If you will be a participant in an upcoming simulation, here are some things to help you prepare.
We use manikins (and sometimes real-person actors) to mimic a patient during simulations. The simulations allow participants to practice caring for patients without any risk to real patients. The simulation will require a suspension of disbelief in order for participants to fully immerse themselves with the simulation.
You may have a facilitator in the room with you, or you and your team may be the only people in the room. The facilitator may also play a role in the simulation (such as a consultant physician), but it will be clear when that happens.
There likely will be a manikin operator in the room. The operator's primary job is to control the manikin, including being the manikin's voice. The operator occasionally will have another role (such as an EMS provider in an ED scenario), but it will be clear when that happens.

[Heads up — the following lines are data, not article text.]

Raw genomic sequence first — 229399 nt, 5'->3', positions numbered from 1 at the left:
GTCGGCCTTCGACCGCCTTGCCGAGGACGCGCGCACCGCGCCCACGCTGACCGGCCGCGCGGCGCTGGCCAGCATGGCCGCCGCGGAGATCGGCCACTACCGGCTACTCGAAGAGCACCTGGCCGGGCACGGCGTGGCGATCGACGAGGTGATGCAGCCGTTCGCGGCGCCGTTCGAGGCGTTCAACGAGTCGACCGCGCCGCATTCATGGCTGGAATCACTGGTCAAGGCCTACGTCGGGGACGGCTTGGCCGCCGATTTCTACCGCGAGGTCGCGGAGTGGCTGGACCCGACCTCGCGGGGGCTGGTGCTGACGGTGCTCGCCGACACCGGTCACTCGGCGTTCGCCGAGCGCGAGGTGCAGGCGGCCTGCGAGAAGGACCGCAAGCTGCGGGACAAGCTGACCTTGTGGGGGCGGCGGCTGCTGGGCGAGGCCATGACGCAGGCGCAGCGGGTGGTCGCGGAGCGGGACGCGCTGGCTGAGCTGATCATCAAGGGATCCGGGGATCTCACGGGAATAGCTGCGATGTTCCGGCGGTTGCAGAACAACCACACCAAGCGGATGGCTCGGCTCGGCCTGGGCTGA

We may make video and audio recordings of you during a simulation. If we do, we will use them for debriefing after the scenario ends. If we want to use them for anything else, we will need your written permission. If you refuse permission, we will not use them for anything else.
We ask that you not reveal the contents of a scenario to anyone else. We may reuse scenarios with different groups. More importantly, though, simulation, by trying to create a "real-enough" situation, can be intense and stressful. We want the simulation to be intense, but safe. It's OK to make mistakes during simulations, because the manikin isn't alive, and the point of a simulation is to learn from it. It's not OK to talk to others outside the simulation about a mistake someone made during a simulation.
You can assess the manikin. Different manikins have different capabilities, but most of our manikins have pulses, chest rise and fall, and pupillary response.
In most scenarios, you will be able to hook up the manikin to a "monitor" to see vital signs.
You can attach a Philips monitor/defibrillator to our manikins and see a rhythm. You can defibrillate, cardiovert, and pace our manikins.
You can start an IV on the manikin, or the scenario will start with an IV already established. If there is an IV already established, you will be able to give fluids and medications as you would in real life. The manikin may also be IO-capable.
The manikin can be intubated.